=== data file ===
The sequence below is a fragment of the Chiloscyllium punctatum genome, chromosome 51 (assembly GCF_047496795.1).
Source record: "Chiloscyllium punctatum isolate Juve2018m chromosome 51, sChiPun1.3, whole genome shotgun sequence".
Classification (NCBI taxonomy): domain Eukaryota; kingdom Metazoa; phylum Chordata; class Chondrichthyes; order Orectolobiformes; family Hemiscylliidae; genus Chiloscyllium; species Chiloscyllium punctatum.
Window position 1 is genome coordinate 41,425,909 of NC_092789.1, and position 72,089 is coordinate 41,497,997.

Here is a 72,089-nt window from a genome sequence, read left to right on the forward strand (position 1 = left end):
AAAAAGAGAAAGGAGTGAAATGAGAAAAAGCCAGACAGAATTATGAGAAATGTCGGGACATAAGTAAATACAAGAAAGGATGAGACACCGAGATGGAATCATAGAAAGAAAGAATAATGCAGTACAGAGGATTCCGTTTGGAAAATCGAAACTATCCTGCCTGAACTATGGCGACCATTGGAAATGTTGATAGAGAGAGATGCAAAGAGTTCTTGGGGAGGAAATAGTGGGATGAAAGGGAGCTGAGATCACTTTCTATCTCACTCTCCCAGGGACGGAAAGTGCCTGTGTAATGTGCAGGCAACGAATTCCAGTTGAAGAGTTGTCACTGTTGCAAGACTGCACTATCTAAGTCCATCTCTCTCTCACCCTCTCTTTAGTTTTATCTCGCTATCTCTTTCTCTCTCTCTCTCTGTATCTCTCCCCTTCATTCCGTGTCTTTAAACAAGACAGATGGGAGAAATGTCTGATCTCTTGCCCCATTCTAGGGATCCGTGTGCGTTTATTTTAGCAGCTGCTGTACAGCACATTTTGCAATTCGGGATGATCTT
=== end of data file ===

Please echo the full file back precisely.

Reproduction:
The sequence below is a fragment of the Chiloscyllium punctatum genome, chromosome 51 (assembly GCF_047496795.1).
Source record: "Chiloscyllium punctatum isolate Juve2018m chromosome 51, sChiPun1.3, whole genome shotgun sequence".
Classification (NCBI taxonomy): domain Eukaryota; kingdom Metazoa; phylum Chordata; class Chondrichthyes; order Orectolobiformes; family Hemiscylliidae; genus Chiloscyllium; species Chiloscyllium punctatum.
Window position 1 is genome coordinate 41,425,909 of NC_092789.1, and position 72,089 is coordinate 41,497,997.

Here is a 72,089-nt window from a genome sequence, read left to right on the forward strand (position 1 = left end):
AAAAAGAGAAAGGAGTGAAATGAGAAAAAGCCAGACAGAATTATGAGAAATGTCGGGACATAAGTAAATACAAGAAAGGATGAGACACCGAGATGGAATCATAGAAAGAAAGAATAATGCAGTACAGAGGATTCCGTTTGGAAAATCGAAACTATCCTGCCTGAACTATGGCGACCATTGGAAATGTTGATAGAGAGAGATGCAAAGAGTTCTTGGGGAGGAAATAGTGGGATGAAAGGGAGCTGAGATCACTTTCTATCTCACTCTCCCAGGGACGGAAAGTGCCTGTGTAATGTGCAGGCAACGAATTCCAGTTGAAGAGTTGTCACTGTTGCAAGACTGCACTATCTAAGTCCATCTCTCTCTCACCCTCTCTTTAGTTTTATCTCGCTATCTCTTTCTCTCTCTCTCTCTGTATCTCTCCCCTTCATTCCGTGTCTTTAAACAAGACAGATGGGAGAAATGTCTGATCTCTTGCCCCATTCTAGGGATCCGTGTGCGTTTATTTTAGCAGCTGCTGTACAGCACATTTTGCAATTCGGGATGATCTT